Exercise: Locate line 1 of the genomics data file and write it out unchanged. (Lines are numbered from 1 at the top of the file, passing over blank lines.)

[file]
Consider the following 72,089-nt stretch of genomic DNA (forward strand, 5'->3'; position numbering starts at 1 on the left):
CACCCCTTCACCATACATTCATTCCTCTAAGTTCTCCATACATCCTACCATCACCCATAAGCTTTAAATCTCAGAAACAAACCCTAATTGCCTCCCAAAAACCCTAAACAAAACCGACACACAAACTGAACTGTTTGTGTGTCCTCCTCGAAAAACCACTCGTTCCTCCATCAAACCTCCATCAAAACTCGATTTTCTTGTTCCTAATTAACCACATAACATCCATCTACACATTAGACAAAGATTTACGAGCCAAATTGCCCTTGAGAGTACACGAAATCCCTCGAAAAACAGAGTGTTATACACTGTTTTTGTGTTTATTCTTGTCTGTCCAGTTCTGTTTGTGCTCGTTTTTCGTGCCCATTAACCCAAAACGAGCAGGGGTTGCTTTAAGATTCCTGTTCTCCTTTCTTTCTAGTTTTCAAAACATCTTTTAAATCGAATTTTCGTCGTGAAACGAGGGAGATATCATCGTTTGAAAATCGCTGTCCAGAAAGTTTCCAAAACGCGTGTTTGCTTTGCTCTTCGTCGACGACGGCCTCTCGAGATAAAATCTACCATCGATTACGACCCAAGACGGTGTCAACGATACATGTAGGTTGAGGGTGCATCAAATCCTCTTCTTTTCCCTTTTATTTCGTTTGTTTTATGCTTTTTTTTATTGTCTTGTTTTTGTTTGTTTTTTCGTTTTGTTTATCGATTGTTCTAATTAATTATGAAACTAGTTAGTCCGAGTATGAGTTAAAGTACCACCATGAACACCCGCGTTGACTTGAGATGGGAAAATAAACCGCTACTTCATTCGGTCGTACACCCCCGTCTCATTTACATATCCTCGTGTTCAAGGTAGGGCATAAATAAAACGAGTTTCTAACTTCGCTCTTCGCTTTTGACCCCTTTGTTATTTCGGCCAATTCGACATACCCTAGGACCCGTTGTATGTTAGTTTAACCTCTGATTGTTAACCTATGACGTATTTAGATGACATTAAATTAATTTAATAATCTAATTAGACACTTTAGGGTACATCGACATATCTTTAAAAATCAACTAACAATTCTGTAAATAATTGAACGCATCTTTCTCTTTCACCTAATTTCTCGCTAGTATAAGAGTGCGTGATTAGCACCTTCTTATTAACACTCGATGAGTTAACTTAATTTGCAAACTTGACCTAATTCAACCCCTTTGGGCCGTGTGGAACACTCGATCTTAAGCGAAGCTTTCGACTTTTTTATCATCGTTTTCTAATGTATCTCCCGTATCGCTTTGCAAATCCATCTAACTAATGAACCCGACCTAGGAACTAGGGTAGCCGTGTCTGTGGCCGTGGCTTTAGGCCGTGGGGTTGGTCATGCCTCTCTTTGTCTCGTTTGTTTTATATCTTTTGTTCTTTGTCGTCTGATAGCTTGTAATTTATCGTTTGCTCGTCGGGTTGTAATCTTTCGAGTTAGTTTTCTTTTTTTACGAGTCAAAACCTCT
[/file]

Consider the following 72,089-nt stretch of genomic DNA (forward strand, 5'->3'; position numbering starts at 1 on the left):